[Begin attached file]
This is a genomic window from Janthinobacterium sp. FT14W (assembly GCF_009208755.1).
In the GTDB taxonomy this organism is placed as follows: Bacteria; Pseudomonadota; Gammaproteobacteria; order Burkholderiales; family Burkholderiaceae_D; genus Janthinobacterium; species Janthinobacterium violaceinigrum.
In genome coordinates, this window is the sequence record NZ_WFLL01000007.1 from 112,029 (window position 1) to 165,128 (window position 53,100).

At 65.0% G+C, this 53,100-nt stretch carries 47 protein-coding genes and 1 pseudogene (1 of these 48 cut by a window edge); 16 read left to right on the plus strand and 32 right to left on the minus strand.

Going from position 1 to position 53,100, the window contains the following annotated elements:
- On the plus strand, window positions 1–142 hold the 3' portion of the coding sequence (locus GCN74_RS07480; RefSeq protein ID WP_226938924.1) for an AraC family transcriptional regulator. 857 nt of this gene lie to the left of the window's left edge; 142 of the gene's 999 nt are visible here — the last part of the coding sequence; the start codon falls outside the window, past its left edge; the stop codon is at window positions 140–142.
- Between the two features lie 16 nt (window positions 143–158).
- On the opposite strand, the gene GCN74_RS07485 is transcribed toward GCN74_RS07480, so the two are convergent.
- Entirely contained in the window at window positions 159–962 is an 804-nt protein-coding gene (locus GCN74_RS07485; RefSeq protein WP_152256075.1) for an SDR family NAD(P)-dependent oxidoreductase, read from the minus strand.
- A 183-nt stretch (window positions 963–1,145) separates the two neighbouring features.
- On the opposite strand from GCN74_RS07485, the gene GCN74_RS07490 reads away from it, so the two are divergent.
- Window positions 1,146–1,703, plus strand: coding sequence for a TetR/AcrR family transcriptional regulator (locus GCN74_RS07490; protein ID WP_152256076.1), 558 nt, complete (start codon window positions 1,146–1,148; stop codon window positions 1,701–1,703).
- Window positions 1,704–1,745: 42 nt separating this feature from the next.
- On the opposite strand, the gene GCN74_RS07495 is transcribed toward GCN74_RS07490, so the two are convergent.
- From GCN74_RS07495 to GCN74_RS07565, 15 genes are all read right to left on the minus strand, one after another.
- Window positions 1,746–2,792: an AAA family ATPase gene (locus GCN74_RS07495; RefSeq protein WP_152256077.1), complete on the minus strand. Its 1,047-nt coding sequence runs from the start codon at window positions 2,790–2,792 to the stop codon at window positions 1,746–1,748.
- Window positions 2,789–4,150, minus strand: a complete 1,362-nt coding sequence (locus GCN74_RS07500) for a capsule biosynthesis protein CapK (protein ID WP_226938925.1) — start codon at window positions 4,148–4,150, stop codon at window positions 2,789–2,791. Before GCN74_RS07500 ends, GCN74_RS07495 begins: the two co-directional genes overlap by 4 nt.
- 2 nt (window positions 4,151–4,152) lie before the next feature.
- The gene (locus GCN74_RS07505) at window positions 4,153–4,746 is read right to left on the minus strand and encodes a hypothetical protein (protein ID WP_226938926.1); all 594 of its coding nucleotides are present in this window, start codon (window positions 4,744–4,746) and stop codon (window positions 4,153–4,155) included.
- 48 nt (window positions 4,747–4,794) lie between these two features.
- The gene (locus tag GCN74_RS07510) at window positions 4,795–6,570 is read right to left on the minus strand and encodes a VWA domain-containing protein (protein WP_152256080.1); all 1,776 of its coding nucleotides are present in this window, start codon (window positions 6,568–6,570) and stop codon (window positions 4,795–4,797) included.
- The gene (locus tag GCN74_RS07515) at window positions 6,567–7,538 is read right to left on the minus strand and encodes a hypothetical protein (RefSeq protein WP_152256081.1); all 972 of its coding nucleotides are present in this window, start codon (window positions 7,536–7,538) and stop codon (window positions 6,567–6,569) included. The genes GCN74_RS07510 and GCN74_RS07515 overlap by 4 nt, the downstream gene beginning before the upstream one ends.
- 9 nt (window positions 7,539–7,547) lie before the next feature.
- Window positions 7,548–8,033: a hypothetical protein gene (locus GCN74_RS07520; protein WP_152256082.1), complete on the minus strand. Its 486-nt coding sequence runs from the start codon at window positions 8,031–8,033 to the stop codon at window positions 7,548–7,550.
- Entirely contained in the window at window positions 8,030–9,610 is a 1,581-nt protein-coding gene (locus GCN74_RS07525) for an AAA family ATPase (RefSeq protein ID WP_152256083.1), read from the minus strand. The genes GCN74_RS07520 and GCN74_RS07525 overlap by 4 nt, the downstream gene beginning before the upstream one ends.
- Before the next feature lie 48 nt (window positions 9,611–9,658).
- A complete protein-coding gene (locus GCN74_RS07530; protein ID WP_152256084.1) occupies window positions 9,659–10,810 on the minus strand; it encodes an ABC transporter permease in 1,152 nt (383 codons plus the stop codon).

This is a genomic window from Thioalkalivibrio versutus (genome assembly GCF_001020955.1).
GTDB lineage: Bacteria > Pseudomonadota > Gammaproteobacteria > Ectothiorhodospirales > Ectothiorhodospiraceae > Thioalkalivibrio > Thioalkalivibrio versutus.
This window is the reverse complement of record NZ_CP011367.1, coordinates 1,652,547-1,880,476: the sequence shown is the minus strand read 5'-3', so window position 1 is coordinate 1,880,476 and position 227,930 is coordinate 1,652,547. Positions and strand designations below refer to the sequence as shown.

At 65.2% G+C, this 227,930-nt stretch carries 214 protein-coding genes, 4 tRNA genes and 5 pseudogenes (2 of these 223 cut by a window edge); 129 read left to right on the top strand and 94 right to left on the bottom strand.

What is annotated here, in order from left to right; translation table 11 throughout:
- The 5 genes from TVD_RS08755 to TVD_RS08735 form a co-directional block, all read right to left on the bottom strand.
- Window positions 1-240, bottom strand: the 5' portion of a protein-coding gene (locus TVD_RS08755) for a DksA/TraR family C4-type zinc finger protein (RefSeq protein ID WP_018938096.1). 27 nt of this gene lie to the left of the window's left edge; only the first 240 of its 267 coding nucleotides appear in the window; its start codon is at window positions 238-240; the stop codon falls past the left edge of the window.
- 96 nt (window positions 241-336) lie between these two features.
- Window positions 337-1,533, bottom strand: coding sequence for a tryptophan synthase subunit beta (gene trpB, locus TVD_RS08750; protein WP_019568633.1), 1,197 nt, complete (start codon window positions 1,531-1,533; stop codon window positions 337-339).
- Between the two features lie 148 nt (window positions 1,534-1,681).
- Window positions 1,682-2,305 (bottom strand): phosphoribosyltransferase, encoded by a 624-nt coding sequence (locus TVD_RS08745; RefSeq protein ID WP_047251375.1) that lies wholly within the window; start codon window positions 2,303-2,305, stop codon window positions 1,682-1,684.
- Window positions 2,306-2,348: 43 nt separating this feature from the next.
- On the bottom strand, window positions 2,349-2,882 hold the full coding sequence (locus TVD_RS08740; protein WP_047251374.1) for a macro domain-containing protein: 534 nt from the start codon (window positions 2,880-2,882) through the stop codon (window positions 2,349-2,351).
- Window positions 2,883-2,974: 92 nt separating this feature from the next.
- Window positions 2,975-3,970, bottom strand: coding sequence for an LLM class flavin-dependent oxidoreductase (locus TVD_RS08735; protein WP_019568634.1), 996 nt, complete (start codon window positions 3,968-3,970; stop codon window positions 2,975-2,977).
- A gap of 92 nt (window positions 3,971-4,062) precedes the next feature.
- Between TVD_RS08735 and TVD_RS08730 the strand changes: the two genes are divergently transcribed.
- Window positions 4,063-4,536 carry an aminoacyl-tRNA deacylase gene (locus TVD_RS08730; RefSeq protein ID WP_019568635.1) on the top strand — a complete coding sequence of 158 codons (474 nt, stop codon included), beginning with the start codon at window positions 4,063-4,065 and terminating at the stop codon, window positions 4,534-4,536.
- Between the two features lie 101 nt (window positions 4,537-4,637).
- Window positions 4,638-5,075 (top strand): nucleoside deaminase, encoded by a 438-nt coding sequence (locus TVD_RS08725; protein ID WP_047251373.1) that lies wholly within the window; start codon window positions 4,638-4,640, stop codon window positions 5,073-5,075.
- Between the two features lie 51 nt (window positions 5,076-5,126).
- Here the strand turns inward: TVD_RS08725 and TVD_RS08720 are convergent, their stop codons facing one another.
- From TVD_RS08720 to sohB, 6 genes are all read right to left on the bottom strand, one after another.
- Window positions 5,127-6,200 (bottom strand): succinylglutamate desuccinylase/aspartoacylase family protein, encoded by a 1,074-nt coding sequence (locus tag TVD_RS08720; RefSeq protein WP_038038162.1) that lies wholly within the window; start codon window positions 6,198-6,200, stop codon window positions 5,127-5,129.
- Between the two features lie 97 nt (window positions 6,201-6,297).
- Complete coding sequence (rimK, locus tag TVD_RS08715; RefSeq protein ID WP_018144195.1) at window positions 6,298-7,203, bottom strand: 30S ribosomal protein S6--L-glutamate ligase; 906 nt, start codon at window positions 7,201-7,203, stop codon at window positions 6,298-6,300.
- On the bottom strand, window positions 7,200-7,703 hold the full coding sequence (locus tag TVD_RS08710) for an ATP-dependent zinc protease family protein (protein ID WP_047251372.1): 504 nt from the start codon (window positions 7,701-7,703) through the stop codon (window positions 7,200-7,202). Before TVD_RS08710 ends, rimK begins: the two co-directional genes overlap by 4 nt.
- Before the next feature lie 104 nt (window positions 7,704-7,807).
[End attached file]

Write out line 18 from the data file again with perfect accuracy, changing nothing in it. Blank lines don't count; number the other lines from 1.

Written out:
- 2 nt (window positions 4,151–4,152) lie before the next feature.